The EU's top trade negotiator Cecilia Malmstrom was headed to Washington on Monday to meet United States Trade Representative Robert Lighthizer in an effort to breathe life into an attempt to strike a trade deal.
Lighthizer is also Trump's point man for just-launched trade talks with China, and the meeting with Malmstrom will include discussions on how the European Union and the US as well as Japan can better cooperate to face Beijing.
The mooted trade deal with the EU came after US President Donald Trump and European Commission President Jean-Claude Juncker agreed in July to hold off on any new tariffs while negotiations are under way.
A component of the truce between the EU and US was to boost European imports of soya from the US, a sensitive sector that has been decimated by Trump's trade war with China.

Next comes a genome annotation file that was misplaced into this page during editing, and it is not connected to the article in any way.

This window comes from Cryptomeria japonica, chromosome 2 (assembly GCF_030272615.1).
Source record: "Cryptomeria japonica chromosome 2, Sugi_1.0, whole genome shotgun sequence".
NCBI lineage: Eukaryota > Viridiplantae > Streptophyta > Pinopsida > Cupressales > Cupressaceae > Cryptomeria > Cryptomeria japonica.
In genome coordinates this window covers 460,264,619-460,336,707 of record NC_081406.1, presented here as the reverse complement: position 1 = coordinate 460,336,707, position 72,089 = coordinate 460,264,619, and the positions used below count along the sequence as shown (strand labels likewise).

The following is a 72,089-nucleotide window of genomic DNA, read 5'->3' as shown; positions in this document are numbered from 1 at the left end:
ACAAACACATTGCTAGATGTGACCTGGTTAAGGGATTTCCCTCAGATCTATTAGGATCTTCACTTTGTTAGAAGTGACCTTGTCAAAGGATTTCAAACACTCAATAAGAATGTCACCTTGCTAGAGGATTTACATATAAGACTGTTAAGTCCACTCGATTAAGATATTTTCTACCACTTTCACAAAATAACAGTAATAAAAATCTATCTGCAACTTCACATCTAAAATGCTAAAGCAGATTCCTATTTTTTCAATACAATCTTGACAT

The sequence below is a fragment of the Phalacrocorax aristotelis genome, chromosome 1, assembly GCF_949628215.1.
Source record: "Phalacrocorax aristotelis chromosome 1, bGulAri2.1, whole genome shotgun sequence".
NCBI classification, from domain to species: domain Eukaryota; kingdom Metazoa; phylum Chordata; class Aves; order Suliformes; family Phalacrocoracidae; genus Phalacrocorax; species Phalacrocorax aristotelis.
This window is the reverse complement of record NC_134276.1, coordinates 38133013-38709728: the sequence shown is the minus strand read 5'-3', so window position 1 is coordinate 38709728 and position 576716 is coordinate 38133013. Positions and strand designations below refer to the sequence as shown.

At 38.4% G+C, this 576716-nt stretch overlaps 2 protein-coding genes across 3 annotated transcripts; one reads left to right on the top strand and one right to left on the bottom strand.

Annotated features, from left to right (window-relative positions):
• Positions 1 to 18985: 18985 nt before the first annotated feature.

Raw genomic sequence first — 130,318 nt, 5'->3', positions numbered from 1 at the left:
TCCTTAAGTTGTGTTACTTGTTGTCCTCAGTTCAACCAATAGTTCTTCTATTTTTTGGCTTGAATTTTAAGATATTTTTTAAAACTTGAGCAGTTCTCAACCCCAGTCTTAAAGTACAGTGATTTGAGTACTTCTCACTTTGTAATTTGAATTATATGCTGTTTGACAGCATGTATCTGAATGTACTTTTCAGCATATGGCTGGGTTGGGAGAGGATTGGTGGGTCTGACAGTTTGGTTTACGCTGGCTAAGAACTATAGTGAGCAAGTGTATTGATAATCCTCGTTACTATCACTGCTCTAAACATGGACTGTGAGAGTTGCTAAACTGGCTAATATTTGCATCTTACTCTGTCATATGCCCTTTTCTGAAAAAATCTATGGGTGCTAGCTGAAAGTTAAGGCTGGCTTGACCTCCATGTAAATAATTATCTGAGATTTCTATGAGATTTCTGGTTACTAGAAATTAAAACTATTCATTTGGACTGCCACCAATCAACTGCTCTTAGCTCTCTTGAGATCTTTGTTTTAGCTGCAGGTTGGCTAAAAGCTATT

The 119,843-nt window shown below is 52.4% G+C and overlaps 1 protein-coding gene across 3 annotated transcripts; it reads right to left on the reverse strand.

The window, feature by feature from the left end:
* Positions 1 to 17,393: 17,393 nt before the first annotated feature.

The European Commission announced on Monday that imports of US soya beans by the EU increased by 112 per cent over the current market year (July-December 2018), compared to the same period in the previous year.
The EU however insists that the boost is due only to market forces, and did not independently plan for the increase to satisfy Trump.
The deal in July came after the US slapped tariffs on steel and aluminium from the EU and other partners, that are still in effect.
The commission last week made definitive certain provisional "safeguard" measures put in place to protect Europe's steel industry from the knock-on effects of those tariffs.
Since Washington introduced its protectionist duties on metals at the beginning of June, steel production that no longer finds outlets in the United States has been flooding other markets, particularly Europe.
(This story has not been edited by Business Standard staff and is auto-generated from a syndicated feed.)